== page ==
New York Knicks

Phil Jackson’s Terrible Ideas Won’t Fix The Knicks

As the would-be guru presses for more of the triangle offense and makes bizarre decisions, the Knicks are left to go on suffering

New York Knicks
AFP/Getty Images
Nov 08, 2016 at 5:03 PM ET

The Knicks, because they are the Knicks, find themselves enmeshed in some good old fashioned, tabloid-y drama a scant six games into the season.

First, someone who’s been privy to Phil Jackson’s grumbling dissatisfaction whispered to Ian Begley that Big Chief Triangle isn’t thrilled with the lack of geometric shapes in the team’s offense.

Phil Jackson hasn’t been pleased with the New York Knicks’ performance on offense—particularly with the amount of times the team has run the triangle offense—during their 2-4 start, league sources told ESPN.

This should be fun! Before we go any further, if “sources” are blabbing to ESPN, you can be assured that it’s being done so with Jackson’s stated or tacit approval. Whether he’s making a public stink to nudge a head coach that doesn’t doesn’t want to run the triangle qua triangle or to sound a warning to a few Knicks that have rightly questioned his beloved, archaic triple post offense and are tired of hearing about it, that’s usually how this goes. (The whispers from unnamed players in Begley’s article voicing their dislike of the triangle were not a part of some multi-level chess move by Phil, to be clear. They’re just pissed.)

It’s also worth noting that right after New York rang up an impressive 111 points on the Memphis Grizzlies in their home opener, Jackson returned from the astral plane with a sacred parchment of triangle dogma in tow. At the next day’s practice, he made sure a few reporters were around to see him doling out tips to would-be acolytes.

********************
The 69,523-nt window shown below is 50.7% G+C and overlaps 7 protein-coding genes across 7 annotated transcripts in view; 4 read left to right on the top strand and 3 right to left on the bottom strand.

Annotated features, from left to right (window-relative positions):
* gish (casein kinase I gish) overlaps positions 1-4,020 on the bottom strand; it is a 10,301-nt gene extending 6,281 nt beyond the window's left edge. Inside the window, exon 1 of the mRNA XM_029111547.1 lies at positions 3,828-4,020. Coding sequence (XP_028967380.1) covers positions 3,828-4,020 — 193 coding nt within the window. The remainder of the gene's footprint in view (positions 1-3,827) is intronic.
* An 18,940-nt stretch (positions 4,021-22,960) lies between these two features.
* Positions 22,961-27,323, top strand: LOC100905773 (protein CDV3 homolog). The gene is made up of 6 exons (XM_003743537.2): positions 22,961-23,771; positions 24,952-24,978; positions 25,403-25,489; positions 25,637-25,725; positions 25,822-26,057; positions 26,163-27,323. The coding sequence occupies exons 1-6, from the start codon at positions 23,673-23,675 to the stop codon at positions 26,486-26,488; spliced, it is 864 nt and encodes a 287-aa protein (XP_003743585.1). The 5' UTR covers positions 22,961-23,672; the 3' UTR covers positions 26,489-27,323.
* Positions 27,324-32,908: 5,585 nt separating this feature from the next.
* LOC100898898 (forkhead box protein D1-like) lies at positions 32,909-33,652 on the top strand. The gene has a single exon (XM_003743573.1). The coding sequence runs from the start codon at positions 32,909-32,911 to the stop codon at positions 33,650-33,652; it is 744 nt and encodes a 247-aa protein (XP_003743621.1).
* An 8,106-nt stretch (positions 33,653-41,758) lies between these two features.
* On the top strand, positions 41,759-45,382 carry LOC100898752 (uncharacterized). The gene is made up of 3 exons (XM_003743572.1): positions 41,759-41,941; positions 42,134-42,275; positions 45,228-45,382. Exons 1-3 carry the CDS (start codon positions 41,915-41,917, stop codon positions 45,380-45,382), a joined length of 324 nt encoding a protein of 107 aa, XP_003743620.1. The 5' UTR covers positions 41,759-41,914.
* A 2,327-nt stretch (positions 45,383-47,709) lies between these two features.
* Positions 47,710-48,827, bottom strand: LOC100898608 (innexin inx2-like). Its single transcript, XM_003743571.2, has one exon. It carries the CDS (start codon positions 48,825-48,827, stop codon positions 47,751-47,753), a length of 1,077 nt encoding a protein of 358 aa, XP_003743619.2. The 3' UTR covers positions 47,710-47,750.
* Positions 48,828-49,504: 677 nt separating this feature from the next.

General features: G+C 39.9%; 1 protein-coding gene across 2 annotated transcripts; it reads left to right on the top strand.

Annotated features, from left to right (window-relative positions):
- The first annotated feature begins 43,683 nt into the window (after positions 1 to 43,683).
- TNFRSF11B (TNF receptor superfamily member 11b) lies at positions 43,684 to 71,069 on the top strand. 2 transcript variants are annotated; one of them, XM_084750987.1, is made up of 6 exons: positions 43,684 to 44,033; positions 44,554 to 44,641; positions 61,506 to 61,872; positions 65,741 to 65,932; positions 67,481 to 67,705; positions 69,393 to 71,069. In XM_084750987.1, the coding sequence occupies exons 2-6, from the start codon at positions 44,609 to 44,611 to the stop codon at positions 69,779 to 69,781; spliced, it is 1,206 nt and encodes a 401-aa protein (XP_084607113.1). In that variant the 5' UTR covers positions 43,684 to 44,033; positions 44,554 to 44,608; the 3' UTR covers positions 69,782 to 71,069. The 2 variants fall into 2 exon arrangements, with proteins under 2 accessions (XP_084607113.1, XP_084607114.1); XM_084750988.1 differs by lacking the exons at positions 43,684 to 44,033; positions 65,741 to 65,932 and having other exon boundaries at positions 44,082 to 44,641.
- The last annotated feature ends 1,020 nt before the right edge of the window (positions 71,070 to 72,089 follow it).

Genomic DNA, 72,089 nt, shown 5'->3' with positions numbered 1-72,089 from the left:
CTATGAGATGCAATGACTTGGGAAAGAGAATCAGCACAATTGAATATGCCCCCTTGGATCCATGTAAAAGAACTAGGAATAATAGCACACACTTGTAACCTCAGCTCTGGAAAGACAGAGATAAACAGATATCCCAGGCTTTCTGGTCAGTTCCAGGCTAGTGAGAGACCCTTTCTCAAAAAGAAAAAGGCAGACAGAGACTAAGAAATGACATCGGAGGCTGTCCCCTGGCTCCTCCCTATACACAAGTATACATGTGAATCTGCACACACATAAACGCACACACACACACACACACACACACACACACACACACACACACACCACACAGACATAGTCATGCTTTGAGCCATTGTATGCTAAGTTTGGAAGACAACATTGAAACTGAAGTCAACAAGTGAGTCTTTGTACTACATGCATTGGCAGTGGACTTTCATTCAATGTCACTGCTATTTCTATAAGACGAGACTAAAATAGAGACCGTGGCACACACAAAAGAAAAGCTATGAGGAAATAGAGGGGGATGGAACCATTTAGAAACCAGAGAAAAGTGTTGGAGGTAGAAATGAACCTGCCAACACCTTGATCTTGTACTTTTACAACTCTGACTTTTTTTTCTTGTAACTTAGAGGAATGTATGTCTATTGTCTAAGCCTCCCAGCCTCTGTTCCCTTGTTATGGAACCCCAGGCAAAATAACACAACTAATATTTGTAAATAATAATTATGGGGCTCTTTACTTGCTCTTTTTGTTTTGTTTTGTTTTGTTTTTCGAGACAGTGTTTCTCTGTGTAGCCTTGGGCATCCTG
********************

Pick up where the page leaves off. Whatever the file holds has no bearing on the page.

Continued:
Jackson is right about one thing: The Knicks aren’t running many triangle sets at all. And wouldn’t you know, it’s (kind of) working. They currently rank as the 13th best offense in the league; Kristaps Porzingis has been beasting; and Derrick Rose is starting to figure out where and when to kick the ball out after tucking his head down and barreling to the tin, netting 19 assists over the last two games after recording a mere 10 in the first four.

The problem — as has been the case, ever since Jeff Van Gundy abruptly walked off the job 10 games into the 2001 season — is the defense. Or rather, the complete lack thereof. The Knicks have finished higher than 18th in defensive rating just twice over the last 16 (16!) years, cracking the top five during the lockout-shortened 2011-12 campaign. This year, they’re dead last. And practicing against the triangle every day hasn’t helped.

So, what brilliant tactical maneuver did Phil pull out of his sage-scented, leather saddlebag? He told Kurt Rambis to go fix this.

Kurt Rambis, who Jackson did his level best to install as the empty suit running his Vichy government before finally turning to Jeff Hornacek. Kurt Rambis, who finished 28th and 27th in defensive rating during his two-year stint running things in Minnesota. Kurt Rambis, by any objective measure a downright awful head coach, that’s who. Not that it matters much.

Well, that’s a tremendous show of support from Rambis’ co-workers. The most generous reading you could muster is that it’s just a clarification of duties among the staff and shouldn’t be treated as a big deal, let alone a potential threat to Hornacek’s job security or independence.

Less charitably, more and more people employed by MSG are starting to realize that Phil Jackson isn’t actually interested in building a successful basketball team or trusting his coach to install a system that suits the players on the roster. Instead, his well-paid, much heralded return is driven by a desire to craft a totem to his own ego and sticking it to the legion of critics who claim that for all his shiny ringzzz, the game has passed him by. Those critics are only being handed more fuel for the fire.